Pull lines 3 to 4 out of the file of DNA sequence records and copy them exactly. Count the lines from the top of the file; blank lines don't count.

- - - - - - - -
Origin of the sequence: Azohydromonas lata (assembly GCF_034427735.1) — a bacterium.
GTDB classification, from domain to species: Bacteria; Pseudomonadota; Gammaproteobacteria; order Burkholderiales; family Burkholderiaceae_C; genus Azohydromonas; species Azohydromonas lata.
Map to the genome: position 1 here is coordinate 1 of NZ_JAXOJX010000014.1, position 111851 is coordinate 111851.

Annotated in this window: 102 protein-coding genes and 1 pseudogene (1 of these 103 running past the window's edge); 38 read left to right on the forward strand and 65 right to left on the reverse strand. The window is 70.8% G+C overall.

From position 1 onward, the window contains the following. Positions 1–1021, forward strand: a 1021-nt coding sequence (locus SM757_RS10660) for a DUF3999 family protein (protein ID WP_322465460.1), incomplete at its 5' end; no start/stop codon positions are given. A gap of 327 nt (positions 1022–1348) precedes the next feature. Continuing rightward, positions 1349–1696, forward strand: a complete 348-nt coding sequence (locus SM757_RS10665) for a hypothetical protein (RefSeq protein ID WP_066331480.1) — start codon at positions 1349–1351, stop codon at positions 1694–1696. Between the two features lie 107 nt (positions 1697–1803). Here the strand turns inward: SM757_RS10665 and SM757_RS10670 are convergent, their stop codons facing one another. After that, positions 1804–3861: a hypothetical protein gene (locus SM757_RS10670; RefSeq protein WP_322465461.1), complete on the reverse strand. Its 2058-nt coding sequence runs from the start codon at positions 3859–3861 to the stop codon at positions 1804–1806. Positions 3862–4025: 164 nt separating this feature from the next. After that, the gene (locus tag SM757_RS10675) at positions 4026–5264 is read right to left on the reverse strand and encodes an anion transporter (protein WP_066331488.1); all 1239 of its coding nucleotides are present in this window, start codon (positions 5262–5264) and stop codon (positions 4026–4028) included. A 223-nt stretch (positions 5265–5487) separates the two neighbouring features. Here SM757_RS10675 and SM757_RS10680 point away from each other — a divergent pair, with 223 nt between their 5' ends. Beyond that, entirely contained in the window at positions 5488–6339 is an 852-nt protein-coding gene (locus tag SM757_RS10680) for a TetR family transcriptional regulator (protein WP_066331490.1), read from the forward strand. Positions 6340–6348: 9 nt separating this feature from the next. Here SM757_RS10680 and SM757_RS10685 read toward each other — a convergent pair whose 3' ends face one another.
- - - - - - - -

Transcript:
Map to the genome: position 1 here is coordinate 1 of NZ_JAXOJX010000014.1, position 111851 is coordinate 111851.

Annotated in this window: 102 protein-coding genes and 1 pseudogene (1 of these 103 running past the window's edge); 38 read left to right on the forward strand and 65 right to left on the reverse strand. The window is 70.8% G+C overall.